Jeremy Stephens – Stephens was very effective with his low kicks, racking up a 100% success rate with 20+ leg attacks going into the third round. It was a confusing fight, largely due to Melendez not having appropriate defense and seeming content with walking Stephens down. A win is a win, and Stephens made it look easy. Take what you’re given and run with it. Looking at the top ten in the featherweight division, he’s probably remaining at a standstill yet may move up at least one spot.

Ketlen Vieira – Second biggest winner here, aside from dos Anjos. Vieira did some work on the feet and tried to impose her size and reach advantage. She defended the takedown for a bit, but you can only do so much against an Olympic-level wrestler. Being able to work your way to a submission in a gutsy manner like that was impressive, and she’s now got a pretty big notch on her belt after beating the #6 fighter in her division.

Sarah Moras – That flexibility was a factor, but Moras’ patience and focus on technique was essential here. She kept the position, waited for the opportunity and turned with Evans-Smith at just the right time to get the submission locked in. It was beautiful Brazilian Jiu-Jitsu, and I’m sure a lot of grappling nerds were giddy with what she pulled off. Big win against a raw but strong and capable fighter after two years and two months off. Also the biggest name she’s beaten since Julianna Pena in 2012.

Rick Glenn – I remember first hearing about Glenn shortly before he was set to fight in World Series of Fighting years ago, and he was impressive there. After going 1-1 against Evan Dunham and Phillipe Nover, he really hit his stride and genuinely looked like he was having fun in there. His striking looks better than ever and his grappling isn’t just confined to his scrappy submission setups. He controlled well on the ground and really should have had the fight stopped way sooner than the closing horn. Now 2-1, him and his 70s policeman mustache are getting that work in on the big stage, as it should be. Big ups to him for such a great performance against a hot prospect people were very high on.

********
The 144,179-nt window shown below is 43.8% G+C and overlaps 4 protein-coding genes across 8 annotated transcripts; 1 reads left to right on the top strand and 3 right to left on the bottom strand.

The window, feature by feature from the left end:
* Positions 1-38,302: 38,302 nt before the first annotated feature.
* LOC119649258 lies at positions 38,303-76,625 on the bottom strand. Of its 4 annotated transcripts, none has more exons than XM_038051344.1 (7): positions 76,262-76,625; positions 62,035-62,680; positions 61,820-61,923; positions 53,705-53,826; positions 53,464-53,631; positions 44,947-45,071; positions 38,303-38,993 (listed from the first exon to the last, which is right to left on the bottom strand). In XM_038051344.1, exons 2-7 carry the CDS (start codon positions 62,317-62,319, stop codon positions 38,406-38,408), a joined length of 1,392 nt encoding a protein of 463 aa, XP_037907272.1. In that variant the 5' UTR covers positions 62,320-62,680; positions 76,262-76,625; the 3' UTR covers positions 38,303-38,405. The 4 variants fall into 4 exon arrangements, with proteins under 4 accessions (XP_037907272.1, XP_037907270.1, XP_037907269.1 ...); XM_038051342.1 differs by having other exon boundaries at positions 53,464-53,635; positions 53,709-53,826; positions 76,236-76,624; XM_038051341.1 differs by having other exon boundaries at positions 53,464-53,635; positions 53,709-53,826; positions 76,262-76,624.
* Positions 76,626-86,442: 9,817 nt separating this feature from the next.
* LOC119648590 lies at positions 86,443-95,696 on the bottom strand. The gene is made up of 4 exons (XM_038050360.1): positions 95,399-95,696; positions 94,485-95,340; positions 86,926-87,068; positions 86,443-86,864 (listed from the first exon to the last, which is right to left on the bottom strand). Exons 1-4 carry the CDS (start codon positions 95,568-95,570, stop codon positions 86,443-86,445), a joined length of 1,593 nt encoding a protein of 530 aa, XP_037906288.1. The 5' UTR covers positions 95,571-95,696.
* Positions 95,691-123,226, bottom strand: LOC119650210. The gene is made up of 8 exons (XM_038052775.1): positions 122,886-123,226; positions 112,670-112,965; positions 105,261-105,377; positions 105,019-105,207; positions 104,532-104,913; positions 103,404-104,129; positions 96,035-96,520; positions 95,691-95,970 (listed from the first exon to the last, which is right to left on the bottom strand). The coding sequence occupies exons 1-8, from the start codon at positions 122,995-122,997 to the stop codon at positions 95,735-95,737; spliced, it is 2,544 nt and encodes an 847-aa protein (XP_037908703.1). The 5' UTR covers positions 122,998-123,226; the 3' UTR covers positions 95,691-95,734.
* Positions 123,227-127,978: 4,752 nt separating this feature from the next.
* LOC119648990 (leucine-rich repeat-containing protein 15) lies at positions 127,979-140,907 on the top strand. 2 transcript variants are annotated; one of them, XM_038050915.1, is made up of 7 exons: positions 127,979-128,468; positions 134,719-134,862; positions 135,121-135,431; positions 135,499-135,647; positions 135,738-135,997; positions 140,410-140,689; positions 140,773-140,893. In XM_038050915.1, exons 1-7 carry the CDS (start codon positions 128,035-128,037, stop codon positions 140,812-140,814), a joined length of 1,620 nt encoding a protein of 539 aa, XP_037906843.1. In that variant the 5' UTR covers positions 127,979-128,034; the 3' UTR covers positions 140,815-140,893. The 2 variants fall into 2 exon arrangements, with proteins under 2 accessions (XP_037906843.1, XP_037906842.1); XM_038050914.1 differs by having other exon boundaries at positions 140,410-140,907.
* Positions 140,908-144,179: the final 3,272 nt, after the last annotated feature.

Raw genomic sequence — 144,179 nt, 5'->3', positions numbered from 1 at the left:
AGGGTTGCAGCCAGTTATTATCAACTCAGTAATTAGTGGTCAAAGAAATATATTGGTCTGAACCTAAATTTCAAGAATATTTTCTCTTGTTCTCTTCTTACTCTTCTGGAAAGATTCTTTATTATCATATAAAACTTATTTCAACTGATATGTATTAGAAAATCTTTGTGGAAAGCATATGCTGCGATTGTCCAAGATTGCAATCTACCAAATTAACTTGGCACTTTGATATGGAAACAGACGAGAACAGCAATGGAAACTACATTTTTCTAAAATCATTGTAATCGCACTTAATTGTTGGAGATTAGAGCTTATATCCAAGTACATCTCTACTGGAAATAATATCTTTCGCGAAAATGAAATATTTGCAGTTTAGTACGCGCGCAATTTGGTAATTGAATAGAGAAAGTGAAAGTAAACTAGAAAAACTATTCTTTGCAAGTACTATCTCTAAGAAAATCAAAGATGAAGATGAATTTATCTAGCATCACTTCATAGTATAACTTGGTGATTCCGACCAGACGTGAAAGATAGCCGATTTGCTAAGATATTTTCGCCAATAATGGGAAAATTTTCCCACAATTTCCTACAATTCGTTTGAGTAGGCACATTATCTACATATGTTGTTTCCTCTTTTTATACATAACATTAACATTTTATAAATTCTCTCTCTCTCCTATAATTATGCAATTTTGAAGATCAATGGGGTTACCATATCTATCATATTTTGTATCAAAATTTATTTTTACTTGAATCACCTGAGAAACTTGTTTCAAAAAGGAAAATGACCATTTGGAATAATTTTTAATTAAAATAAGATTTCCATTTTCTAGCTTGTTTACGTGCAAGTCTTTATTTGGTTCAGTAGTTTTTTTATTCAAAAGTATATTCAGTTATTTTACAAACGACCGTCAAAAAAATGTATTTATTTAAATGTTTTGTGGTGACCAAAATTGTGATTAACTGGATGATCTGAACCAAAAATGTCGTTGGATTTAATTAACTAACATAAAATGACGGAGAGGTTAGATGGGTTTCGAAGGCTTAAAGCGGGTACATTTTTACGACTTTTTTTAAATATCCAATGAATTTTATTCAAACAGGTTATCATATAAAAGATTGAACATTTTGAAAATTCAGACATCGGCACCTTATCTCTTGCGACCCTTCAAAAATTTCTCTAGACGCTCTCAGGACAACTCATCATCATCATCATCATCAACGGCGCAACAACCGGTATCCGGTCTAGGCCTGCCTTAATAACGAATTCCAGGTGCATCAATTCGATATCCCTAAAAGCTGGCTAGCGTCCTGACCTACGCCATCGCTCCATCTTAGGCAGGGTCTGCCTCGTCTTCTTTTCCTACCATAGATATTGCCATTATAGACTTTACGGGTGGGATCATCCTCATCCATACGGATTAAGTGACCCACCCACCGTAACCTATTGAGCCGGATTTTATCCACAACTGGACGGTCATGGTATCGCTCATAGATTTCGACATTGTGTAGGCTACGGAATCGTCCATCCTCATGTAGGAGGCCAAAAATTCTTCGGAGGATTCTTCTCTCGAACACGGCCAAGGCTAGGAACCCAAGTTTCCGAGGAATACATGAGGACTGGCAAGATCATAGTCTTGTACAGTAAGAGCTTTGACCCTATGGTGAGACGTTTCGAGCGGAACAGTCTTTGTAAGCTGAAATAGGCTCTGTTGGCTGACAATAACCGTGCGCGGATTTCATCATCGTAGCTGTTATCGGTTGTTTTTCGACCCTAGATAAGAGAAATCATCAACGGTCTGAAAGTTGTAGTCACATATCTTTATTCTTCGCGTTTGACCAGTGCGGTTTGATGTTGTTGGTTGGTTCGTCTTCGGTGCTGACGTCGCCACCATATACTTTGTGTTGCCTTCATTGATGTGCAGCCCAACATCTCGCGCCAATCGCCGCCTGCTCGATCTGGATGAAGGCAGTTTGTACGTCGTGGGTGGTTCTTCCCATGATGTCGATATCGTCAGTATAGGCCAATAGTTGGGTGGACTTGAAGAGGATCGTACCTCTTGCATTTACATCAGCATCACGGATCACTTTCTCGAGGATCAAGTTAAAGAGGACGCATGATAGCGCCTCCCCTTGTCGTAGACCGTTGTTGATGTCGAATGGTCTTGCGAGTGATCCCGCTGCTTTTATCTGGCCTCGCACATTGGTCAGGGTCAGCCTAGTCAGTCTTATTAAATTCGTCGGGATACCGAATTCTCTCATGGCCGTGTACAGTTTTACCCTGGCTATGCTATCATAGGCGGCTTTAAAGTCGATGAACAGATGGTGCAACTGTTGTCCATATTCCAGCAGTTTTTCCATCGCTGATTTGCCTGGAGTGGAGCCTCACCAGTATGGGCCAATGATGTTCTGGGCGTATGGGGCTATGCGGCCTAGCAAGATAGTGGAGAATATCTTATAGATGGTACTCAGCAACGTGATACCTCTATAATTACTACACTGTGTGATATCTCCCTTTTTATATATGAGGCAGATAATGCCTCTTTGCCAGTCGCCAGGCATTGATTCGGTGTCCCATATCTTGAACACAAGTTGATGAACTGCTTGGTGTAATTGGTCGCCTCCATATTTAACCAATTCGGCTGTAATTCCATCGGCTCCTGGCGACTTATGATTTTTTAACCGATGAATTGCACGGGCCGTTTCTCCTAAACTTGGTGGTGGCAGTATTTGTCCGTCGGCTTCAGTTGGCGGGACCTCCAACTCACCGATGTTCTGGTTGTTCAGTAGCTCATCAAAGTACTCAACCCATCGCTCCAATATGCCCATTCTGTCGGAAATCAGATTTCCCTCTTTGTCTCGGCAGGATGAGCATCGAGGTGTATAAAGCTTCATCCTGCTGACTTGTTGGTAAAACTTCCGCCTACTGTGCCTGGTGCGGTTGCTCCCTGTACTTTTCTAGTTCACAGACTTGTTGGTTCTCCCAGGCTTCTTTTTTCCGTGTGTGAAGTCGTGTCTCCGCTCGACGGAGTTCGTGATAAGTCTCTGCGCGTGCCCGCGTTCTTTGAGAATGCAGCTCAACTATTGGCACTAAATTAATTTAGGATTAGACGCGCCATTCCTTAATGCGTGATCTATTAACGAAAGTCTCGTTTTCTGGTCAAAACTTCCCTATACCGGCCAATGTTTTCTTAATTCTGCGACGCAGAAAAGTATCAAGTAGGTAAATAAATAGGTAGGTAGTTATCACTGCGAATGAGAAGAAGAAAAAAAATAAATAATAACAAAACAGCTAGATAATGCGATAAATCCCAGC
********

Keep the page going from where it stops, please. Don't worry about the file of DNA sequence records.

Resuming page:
Alex White – After eating a ton of knees to the body in the clinch, White kept it together and outworked Clarke to end up with a pretty brutal win. He evens out his UFC record at 3-3, and does so with an impressive finish.

Kajan Johnson – People are always wary of anyone that says “ring rust isn’t real“, but Kajan Johnson seems like he’s yet another exception to the rule. Much like Dominick Cruz, he seemed virtually unaffected by the long layoff, parking a right hand on Adriano Martins that laid him out. That’s three in a row for Johnson, who is 3-1 in his UFC run.

Arjan Bhullar – Punjabi Power indeed. After looking a bit inactive to open the fight, Bhullar showed some real veteran-level patience and composure to earn a hard-fought win. Even though his opponent turned up the heat in the last round, Bhullar showed great head movement for a guy that came from a wrestling background. The UFC wanted to break into the Indian market so bad for so long, they finally found a Desi with a solid pedigree to make inroads for that to happen. All they had to do was go to Western Canada for it to happen. Who knew?


Neil Magny – It’s a tough place to be when you’re at the top of welterweight, and Magny once again gets beat by a tested veteran capable of shiftng phases and with great top control. Magny’s been alternating wins and losses since defeating Hector Lombard early last year, but his stock doesn’t take too much of a hit here. That said, it’s valid to ask if he’s found his ceiling or if he may benefit from changing strategies – perhaps even a change of training environments or something along those lines. He’ll still be firmly entrenched in the top ten, but this could be a tipping point that leads to being relegated as a gatekeeper. Only time will tell.

Gilbert Melendez – Gilbert got his legs beat beat up something fierce. He looked healthy and spry at the ceremonial weigh-ins, but didn’t check leg kicks until his left leg was battered and ended up dropping to his back a few times. Once there, he was unable to capitalize. Hard to pinpoint what it was, but this was a fight where he really could have performed better, and his stock takes a pretty big hit. He’s a very good fighter that lost to another very good fighter, but it didn’t look good from his end, and that’s what the focus will be on when people think of this fight.